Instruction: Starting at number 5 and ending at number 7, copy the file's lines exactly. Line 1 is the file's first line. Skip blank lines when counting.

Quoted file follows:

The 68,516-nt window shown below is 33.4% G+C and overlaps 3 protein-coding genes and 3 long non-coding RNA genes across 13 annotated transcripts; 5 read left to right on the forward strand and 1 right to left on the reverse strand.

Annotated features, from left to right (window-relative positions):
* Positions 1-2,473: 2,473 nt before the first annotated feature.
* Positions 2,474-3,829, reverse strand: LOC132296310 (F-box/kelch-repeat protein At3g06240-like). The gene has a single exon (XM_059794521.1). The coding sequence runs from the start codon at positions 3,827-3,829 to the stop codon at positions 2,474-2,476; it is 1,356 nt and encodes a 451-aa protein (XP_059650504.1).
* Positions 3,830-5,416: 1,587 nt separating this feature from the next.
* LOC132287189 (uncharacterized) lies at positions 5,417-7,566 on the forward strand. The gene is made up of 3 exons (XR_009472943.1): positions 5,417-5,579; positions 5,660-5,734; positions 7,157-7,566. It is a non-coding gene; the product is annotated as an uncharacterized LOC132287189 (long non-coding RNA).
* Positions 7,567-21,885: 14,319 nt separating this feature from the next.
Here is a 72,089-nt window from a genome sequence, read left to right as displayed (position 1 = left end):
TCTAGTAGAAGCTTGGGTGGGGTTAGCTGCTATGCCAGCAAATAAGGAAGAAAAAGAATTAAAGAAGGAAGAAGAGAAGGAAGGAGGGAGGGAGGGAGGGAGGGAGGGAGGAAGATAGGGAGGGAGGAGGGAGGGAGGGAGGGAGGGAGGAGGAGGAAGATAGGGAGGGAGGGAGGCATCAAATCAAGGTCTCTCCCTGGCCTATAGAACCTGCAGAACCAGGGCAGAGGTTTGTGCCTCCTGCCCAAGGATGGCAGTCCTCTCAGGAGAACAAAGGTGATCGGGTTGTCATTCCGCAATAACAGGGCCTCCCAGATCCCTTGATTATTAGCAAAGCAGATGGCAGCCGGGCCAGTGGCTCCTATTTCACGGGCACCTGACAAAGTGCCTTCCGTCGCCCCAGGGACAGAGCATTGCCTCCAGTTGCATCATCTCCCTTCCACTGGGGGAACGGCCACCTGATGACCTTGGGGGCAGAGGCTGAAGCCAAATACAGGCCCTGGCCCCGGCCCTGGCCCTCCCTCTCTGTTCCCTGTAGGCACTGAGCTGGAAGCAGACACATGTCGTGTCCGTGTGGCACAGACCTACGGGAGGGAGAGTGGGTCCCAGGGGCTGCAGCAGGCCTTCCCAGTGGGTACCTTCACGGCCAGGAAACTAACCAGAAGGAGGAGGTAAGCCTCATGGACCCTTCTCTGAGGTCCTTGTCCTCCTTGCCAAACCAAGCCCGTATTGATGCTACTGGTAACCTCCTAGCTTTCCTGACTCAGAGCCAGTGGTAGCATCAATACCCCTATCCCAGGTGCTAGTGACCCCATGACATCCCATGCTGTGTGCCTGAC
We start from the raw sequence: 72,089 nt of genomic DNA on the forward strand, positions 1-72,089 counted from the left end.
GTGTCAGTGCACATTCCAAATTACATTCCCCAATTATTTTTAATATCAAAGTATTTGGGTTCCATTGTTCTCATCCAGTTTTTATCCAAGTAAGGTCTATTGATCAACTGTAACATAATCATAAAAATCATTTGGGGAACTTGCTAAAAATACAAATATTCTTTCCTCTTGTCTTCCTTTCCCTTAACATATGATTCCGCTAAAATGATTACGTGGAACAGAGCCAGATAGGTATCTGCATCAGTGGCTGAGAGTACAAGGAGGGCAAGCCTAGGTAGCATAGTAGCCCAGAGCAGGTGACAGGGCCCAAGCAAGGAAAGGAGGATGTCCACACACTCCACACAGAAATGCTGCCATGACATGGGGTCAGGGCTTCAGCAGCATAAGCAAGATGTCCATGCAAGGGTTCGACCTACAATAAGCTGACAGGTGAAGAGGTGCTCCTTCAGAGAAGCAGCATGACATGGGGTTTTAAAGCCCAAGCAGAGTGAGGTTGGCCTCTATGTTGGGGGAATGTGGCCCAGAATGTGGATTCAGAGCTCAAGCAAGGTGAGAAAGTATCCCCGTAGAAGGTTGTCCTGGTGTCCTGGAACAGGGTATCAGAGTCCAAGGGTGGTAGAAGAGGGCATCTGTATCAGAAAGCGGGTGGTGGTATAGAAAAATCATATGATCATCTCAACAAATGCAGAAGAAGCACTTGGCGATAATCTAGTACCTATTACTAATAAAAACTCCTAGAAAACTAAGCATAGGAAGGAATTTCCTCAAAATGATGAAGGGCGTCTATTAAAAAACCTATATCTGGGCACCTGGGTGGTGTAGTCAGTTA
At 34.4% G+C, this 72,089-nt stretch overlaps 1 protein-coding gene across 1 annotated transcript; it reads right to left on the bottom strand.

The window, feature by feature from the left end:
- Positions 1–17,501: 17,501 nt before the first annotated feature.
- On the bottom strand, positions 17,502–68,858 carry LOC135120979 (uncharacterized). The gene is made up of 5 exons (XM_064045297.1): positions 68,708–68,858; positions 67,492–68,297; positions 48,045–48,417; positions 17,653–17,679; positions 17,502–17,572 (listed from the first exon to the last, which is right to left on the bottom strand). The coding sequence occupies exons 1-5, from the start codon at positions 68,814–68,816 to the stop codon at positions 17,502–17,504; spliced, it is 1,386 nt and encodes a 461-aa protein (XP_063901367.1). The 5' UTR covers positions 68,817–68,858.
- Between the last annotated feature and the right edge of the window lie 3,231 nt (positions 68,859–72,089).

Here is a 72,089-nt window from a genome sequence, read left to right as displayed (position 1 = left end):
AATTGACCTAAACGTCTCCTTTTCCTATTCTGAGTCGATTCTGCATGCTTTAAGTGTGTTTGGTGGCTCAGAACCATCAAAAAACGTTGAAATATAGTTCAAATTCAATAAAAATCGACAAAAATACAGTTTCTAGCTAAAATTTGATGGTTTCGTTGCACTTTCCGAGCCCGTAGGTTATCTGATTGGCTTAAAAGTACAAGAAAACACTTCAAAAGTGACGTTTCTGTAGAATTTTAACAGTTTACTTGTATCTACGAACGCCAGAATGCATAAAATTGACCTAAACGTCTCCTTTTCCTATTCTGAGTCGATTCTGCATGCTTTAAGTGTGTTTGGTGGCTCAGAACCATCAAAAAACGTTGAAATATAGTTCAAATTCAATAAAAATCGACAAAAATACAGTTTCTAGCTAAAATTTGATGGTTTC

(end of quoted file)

* Positions 3,830-5,416: 1,587 nt separating this feature from the next.
* LOC132287189 (uncharacterized) lies at positions 5,417-7,566 on the forward strand. The gene is made up of 3 exons (XR_009472943.1): positions 5,417-5,579; positions 5,660-5,734; positions 7,157-7,566. It is a non-coding gene; the product is annotated as an uncharacterized LOC132287189 (long non-coding RNA).
* Positions 7,567-21,885: 14,319 nt separating this feature from the next.